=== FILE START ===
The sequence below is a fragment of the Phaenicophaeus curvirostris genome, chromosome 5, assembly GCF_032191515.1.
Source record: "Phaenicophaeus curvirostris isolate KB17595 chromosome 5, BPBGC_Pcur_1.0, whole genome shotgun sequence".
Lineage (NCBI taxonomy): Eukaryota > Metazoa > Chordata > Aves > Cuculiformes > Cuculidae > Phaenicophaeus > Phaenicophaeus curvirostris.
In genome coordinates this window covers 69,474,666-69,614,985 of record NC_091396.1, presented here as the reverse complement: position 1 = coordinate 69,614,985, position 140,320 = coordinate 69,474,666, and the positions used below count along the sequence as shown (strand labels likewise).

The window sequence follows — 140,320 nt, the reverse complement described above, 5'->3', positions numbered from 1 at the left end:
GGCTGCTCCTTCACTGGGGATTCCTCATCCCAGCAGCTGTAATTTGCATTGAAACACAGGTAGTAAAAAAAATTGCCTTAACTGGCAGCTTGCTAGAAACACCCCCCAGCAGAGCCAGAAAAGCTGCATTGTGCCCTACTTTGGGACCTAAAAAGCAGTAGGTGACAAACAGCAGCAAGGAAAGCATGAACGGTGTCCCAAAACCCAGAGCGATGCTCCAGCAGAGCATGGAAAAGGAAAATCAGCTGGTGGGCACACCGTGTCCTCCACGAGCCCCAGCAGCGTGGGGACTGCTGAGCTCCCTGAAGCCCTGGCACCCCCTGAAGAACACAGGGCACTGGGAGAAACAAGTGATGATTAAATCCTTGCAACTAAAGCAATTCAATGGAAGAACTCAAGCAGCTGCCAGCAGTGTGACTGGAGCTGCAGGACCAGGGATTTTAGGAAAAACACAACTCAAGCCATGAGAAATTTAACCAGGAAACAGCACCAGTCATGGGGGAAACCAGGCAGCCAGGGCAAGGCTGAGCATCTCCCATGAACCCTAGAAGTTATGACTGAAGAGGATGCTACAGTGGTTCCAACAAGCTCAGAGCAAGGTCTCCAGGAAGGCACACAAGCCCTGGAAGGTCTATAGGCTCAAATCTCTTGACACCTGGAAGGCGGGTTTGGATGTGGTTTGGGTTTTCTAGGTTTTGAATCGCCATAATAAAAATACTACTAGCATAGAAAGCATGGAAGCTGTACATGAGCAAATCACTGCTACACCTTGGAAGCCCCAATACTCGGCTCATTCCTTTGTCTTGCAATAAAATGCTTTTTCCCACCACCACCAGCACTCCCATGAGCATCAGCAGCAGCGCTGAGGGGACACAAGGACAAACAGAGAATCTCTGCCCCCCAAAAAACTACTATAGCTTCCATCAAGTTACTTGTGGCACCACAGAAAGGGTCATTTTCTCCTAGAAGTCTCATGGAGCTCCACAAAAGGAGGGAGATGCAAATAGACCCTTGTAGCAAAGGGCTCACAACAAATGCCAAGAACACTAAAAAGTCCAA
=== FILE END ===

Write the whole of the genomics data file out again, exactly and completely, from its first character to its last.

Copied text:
The sequence below is a fragment of the Phaenicophaeus curvirostris genome, chromosome 5, assembly GCF_032191515.1.
Source record: "Phaenicophaeus curvirostris isolate KB17595 chromosome 5, BPBGC_Pcur_1.0, whole genome shotgun sequence".
Lineage (NCBI taxonomy): Eukaryota > Metazoa > Chordata > Aves > Cuculiformes > Cuculidae > Phaenicophaeus > Phaenicophaeus curvirostris.
In genome coordinates this window covers 69,474,666-69,614,985 of record NC_091396.1, presented here as the reverse complement: position 1 = coordinate 69,614,985, position 140,320 = coordinate 69,474,666, and the positions used below count along the sequence as shown (strand labels likewise).

The window sequence follows — 140,320 nt, the reverse complement described above, 5'->3', positions numbered from 1 at the left end:
GGCTGCTCCTTCACTGGGGATTCCTCATCCCAGCAGCTGTAATTTGCATTGAAACACAGGTAGTAAAAAAAATTGCCTTAACTGGCAGCTTGCTAGAAACACCCCCCAGCAGAGCCAGAAAAGCTGCATTGTGCCCTACTTTGGGACCTAAAAAGCAGTAGGTGACAAACAGCAGCAAGGAAAGCATGAACGGTGTCCCAAAACCCAGAGCGATGCTCCAGCAGAGCATGGAAAAGGAAAATCAGCTGGTGGGCACACCGTGTCCTCCACGAGCCCCAGCAGCGTGGGGACTGCTGAGCTCCCTGAAGCCCTGGCACCCCCTGAAGAACACAGGGCACTGGGAGAAACAAGTGATGATTAAATCCTTGCAACTAAAGCAATTCAATGGAAGAACTCAAGCAGCTGCCAGCAGTGTGACTGGAGCTGCAGGACCAGGGATTTTAGGAAAAACACAACTCAAGCCATGAGAAATTTAACCAGGAAACAGCACCAGTCATGGGGGAAACCAGGCAGCCAGGGCAAGGCTGAGCATCTCCCATGAACCCTAGAAGTTATGACTGAAGAGGATGCTACAGTGGTTCCAACAAGCTCAGAGCAAGGTCTCCAGGAAGGCACACAAGCCCTGGAAGGTCTATAGGCTCAAATCTCTTGACACCTGGAAGGCGGGTTTGGATGTGGTTTGGGTTTTCTAGGTTTTGAATCGCCATAATAAAAATACTACTAGCATAGAAAGCATGGAAGCTGTACATGAGCAAATCACTGCTACACCTTGGAAGCCCCAATACTCGGCTCATTCCTTTGTCTTGCAATAAAATGCTTTTTCCCACCACCACCAGCACTCCCATGAGCATCAGCAGCAGCGCTGAGGGGACACAAGGACAAACAGAGAATCTCTGCCCCCCAAAAAACTACTATAGCTTCCATCAAGTTACTTGTGGCACCACAGAAAGGGTCATTTTCTCCTAGAAGTCTCATGGAGCTCCACAAAAGGAGGGAGATGCAAATAGACCCTTGTAGCAAAGGGCTCACAACAAATGCCAAGAACACTAAAAAGTCCAA